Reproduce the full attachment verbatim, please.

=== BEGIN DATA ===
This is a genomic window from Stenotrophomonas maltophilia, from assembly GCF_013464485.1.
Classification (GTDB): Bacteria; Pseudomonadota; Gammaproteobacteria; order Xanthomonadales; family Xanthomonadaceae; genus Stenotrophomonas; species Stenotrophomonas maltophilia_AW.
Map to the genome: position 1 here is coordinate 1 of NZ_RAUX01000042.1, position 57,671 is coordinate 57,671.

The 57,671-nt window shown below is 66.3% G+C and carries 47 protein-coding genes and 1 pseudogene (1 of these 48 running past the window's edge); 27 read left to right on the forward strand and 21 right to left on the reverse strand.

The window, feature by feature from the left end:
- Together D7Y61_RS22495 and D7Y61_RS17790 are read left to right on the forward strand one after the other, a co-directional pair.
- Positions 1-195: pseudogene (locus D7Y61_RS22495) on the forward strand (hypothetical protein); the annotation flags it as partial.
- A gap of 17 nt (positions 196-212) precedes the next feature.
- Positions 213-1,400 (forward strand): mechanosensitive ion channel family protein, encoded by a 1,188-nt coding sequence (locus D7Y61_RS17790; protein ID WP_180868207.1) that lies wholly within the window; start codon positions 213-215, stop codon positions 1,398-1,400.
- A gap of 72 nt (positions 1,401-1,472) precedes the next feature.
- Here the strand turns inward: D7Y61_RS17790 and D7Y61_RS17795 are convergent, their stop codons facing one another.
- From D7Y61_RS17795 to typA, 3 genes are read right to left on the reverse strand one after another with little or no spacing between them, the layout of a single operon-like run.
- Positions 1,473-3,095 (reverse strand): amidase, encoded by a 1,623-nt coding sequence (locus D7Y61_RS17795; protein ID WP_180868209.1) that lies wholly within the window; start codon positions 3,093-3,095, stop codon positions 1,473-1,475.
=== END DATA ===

This is a genomic window from Stenotrophomonas maltophilia, from assembly GCF_013464485.1.
Classification (GTDB): Bacteria; Pseudomonadota; Gammaproteobacteria; order Xanthomonadales; family Xanthomonadaceae; genus Stenotrophomonas; species Stenotrophomonas maltophilia_AW.
Map to the genome: position 1 here is coordinate 1 of NZ_RAUX01000042.1, position 57,671 is coordinate 57,671.

The 57,671-nt window shown below is 66.3% G+C and carries 47 protein-coding genes and 1 pseudogene (1 of these 48 running past the window's edge); 27 read left to right on the forward strand and 21 right to left on the reverse strand.

The window, feature by feature from the left end:
- Together D7Y61_RS22495 and D7Y61_RS17790 are read left to right on the forward strand one after the other, a co-directional pair.
- Positions 1-195: pseudogene (locus D7Y61_RS22495) on the forward strand (hypothetical protein); the annotation flags it as partial.
- A gap of 17 nt (positions 196-212) precedes the next feature.
- Positions 213-1,400 (forward strand): mechanosensitive ion channel family protein, encoded by a 1,188-nt coding sequence (locus D7Y61_RS17790; protein ID WP_180868207.1) that lies wholly within the window; start codon positions 213-215, stop codon positions 1,398-1,400.
- A gap of 72 nt (positions 1,401-1,472) precedes the next feature.
- Here the strand turns inward: D7Y61_RS17790 and D7Y61_RS17795 are convergent, their stop codons facing one another.
- From D7Y61_RS17795 to typA, 3 genes are read right to left on the reverse strand one after another with little or no spacing between them, the layout of a single operon-like run.
- Positions 1,473-3,095 (reverse strand): amidase, encoded by a 1,623-nt coding sequence (locus D7Y61_RS17795; protein ID WP_180868209.1) that lies wholly within the window; start codon positions 3,093-3,095, stop codon positions 1,473-1,475.